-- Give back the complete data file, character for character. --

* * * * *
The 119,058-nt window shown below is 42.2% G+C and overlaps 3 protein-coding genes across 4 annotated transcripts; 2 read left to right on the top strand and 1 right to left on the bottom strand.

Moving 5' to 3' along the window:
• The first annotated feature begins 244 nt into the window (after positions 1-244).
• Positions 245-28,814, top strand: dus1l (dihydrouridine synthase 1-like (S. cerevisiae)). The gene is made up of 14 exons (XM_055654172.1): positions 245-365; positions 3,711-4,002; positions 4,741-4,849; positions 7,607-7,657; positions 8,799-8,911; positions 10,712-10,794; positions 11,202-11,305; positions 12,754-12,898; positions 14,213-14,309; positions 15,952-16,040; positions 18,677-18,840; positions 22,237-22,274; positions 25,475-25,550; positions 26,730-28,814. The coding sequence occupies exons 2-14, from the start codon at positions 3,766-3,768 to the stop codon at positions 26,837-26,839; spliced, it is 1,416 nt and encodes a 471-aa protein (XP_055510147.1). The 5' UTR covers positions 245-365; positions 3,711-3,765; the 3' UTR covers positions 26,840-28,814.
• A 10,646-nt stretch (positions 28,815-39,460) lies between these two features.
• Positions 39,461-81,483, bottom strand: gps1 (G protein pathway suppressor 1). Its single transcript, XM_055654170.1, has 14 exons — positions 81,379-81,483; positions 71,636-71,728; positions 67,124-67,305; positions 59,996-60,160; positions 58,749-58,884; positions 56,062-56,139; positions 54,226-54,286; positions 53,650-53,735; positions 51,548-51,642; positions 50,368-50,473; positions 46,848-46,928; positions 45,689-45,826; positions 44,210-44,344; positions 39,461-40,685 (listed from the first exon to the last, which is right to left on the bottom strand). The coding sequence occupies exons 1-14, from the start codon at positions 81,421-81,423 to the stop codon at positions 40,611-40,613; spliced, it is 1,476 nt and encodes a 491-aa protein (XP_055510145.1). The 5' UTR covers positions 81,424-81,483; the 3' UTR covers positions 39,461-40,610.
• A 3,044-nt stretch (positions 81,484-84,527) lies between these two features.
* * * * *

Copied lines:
The 119,058-nt window shown below is 42.2% G+C and overlaps 3 protein-coding genes across 4 annotated transcripts; 2 read left to right on the top strand and 1 right to left on the bottom strand.

Moving 5' to 3' along the window:
• The first annotated feature begins 244 nt into the window (after positions 1-244).
• Positions 245-28,814, top strand: dus1l (dihydrouridine synthase 1-like (S. cerevisiae)). The gene is made up of 14 exons (XM_055654172.1): positions 245-365; positions 3,711-4,002; positions 4,741-4,849; positions 7,607-7,657; positions 8,799-8,911; positions 10,712-10,794; positions 11,202-11,305; positions 12,754-12,898; positions 14,213-14,309; positions 15,952-16,040; positions 18,677-18,840; positions 22,237-22,274; positions 25,475-25,550; positions 26,730-28,814. The coding sequence occupies exons 2-14, from the start codon at positions 3,766-3,768 to the stop codon at positions 26,837-26,839; spliced, it is 1,416 nt and encodes a 471-aa protein (XP_055510147.1). The 5' UTR covers positions 245-365; positions 3,711-3,765; the 3' UTR covers positions 26,840-28,814.
• A 10,646-nt stretch (positions 28,815-39,460) lies between these two features.
• Positions 39,461-81,483, bottom strand: gps1 (G protein pathway suppressor 1). Its single transcript, XM_055654170.1, has 14 exons — positions 81,379-81,483; positions 71,636-71,728; positions 67,124-67,305; positions 59,996-60,160; positions 58,749-58,884; positions 56,062-56,139; positions 54,226-54,286; positions 53,650-53,735; positions 51,548-51,642; positions 50,368-50,473; positions 46,848-46,928; positions 45,689-45,826; positions 44,210-44,344; positions 39,461-40,685 (listed from the first exon to the last, which is right to left on the bottom strand). The coding sequence occupies exons 1-14, from the start codon at positions 81,421-81,423 to the stop codon at positions 40,611-40,613; spliced, it is 1,476 nt and encodes a 491-aa protein (XP_055510145.1). The 5' UTR covers positions 81,424-81,483; the 3' UTR covers positions 39,461-40,610.
• A 3,044-nt stretch (positions 81,484-84,527) lies between these two features.